Press Release

May 16, 2018

Contact: Richard Loconte, 212-709-1691

ICYMI: Superintendent Vullo's Op-Ed in Crain’s New York Business On Protecting New York's Health Insurance Marketplace from Trump - Washington's Fear-Mongering Does Not Justify Excessive Rate Increases

Today, Crain's New York Business published an op-ed by Superintendent Maria T. Vullo. The full op-ed can also be viewed online here.

Each year, my agency, the New York State Department of Financial Services, uses its authority to review and approve health insurers" rate requests for the individual and small-employer group markets to ensure premiums are justified. DFS has regularly reduced requested increases, saving consumers and businesses approximately $2 billion over the past four years. Far more than in other states, New York’s health insurance markets remain competitive and robust, with 15 insurers offering coverage in our individual market and 19 in our small-group market.

Indeed, New York's embrace of the Affordable Care Act has helped cut the state's uninsured rate in half, to 5%—among the lowest in the nation—since 2010. Moreover, commercial health insurance premiums for individuals cost less than half of what they would have without our full implementation of the ACA.

Unfortunately, despite all this progress, the Trump administration has relentlessly attacked the ACA and the basic premise that every person has the right to affordable, quality health care. Although Washington failed to repeal the law, the attacks have continued, including recent actions that will drive up rates nationally and create unstable markets, particularly in the ACA's signature individual market.

First, the Republican tax bill repealed the penalty for individuals" not having coverage. Insurers fear that makes young, healthy individuals less likely to purchase coverage, so they are raising premiums to offset the loss of those customers. The Congressional Budget Office has projected that premium increases resulting from the penalty repeal will leave 13 million more Americans uninsured. Even former Health and Human Services Secretary Tom Price, previously an outspoken critic of the ACA, recently stated: "There are many, and I'm one of them, who believe that [repealing the mandate] will harm the pool in the exchange market, because you'll likely have individuals who are younger and healthier not participating in that market, and consequently that drives up the cost for the other folks within that market."

Second, the Trump administration stopped funding cost share–reduction payments, which reduce copays and deductibles for lower-income individuals. This adds costs for insurers, who in turn will seek to raise rates.

Third, the Trump administration shortened the open-enrollment period by a full month for individuals to sign up for coverage. While this will likely increase premiums in other states, in New York we rejected this action and under our authority we maintained the same longer enrollment period, from this past November to January. This helped keep healthier lives covered, lowering costs for all.

Early indications are that the Trump administration's attacks on the ACA will lead to large double-digit increases nationally for health insurance policies next year. Elimination of the individual mandate alone will increase health insurance rates by 10%, the CBO forecast. Maryland, one of the first states to report 2019 rate requests, said insurers are seeking 33% more on average, with one insurer requesting a 91% increase in premiums.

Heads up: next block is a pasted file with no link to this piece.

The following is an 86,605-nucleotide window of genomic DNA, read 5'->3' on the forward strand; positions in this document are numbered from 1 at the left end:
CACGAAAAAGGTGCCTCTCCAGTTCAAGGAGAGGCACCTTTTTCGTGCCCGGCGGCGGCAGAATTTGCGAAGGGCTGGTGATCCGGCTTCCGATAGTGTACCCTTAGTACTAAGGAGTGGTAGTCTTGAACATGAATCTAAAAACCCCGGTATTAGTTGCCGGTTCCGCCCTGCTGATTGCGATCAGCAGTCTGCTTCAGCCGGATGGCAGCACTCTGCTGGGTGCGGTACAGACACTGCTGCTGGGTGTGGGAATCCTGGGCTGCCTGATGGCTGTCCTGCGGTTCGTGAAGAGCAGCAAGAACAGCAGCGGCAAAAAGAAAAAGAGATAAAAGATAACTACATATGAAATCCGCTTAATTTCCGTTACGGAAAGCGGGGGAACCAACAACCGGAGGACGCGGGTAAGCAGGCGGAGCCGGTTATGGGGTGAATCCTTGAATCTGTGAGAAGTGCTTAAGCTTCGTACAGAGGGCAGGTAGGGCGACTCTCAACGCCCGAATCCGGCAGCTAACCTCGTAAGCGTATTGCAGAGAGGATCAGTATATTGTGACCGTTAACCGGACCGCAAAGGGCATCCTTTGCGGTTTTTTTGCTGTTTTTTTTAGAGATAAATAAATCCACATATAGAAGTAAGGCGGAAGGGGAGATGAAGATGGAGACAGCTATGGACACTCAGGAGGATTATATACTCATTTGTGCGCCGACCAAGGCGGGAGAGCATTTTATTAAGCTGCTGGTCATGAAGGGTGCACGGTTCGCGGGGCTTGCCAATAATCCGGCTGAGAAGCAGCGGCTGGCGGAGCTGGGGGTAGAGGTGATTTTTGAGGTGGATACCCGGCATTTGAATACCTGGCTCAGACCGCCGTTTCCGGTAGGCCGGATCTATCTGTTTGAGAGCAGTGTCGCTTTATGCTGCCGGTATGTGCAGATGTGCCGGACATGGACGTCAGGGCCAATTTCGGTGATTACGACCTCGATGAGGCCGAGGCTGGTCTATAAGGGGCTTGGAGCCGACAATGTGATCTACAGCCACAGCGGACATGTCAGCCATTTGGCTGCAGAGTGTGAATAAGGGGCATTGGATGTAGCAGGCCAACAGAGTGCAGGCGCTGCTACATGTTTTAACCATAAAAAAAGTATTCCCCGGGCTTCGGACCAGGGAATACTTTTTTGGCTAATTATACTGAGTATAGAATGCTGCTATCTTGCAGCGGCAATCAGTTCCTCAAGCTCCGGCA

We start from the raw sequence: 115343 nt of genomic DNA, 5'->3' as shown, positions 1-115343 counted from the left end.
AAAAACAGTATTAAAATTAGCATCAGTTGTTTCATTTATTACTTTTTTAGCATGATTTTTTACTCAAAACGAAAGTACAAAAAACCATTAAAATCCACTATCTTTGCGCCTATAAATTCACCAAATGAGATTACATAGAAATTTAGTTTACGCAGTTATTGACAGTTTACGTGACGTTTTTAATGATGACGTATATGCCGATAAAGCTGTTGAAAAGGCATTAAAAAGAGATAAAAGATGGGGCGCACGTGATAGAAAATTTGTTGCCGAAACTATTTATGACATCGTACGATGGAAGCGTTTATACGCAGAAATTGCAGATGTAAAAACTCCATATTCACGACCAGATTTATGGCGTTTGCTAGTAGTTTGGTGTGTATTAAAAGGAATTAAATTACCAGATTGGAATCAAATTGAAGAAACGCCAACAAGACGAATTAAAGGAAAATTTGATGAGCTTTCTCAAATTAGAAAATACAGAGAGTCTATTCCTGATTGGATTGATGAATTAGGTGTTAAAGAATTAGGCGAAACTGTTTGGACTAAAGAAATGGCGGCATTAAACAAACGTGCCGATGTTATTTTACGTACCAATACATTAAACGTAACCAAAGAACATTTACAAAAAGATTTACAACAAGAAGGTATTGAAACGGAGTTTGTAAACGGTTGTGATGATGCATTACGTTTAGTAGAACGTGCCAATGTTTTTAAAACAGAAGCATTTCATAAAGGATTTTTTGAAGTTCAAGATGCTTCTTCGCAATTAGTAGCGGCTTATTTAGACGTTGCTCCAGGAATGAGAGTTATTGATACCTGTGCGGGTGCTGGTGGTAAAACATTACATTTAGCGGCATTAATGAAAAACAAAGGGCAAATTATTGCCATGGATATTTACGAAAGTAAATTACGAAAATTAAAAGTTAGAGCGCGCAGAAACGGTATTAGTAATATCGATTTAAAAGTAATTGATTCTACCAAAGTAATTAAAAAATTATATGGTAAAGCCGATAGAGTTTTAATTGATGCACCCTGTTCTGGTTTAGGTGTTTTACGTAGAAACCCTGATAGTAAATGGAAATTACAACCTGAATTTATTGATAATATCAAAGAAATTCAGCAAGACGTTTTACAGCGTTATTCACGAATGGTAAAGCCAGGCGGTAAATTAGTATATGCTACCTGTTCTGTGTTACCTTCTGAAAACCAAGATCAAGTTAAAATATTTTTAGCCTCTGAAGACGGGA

Rather than attack the ACA, we should be discussing ways to bring down rates, including by reducing medical costs. Drugs now account for approximately one-quarter of medical costs and were the single largest cause for rate increases this year, with specialty drug costs increasing approximately 23%. Gov. Andrew Cuomo has been outspoken on the impact of pharmaceutical prices, and last year established a first-in-the-nation program to lower the cost of high-price drugs for the Medicaid system. In 2017 he proposed this same program for the commercial market.

As DFS begins reviewing insurer rate requests for 2019 policies this week, we will once again scrutinize submissions to ensure that consumers continue to have access to affordable health insurance plans in every corner of the state. We will be particularly focused on making sure that insurers do not use the chaos and fear-mongering from Washington over the last 18 months as a cover for excessive increases.

Despite the noise and rhetoric from President Donald Trump and his administration, the ACA is still the law of the land. And New York is still the beacon of consumer protection and believes health care is a right, not a privilege. DFS will continue fighting efforts to undermine the act, such as the Trump administration’s proposed regulations to allow expanded association health plans or so-called short-term or skimpy health plans.

And we will not allow insurers that earn hundreds of millions of dollars annually selling health insurance in New York to take advantage of the uncertainty at the federal level.

New York will continue to use every tool at its disposal, including enforcing an executive order by the governor banning any insurer who withdraws from offering Qualified Health Plans on the state health marketplace from future participation in state health programs.

DFS will ensure that requested increases are fully justified by appropriate medical cost increases and are not excessive, and New York will persist in examining every regulatory, administrative and legislative avenue available to preserve our robust market and protect consumers for 2019 and beyond.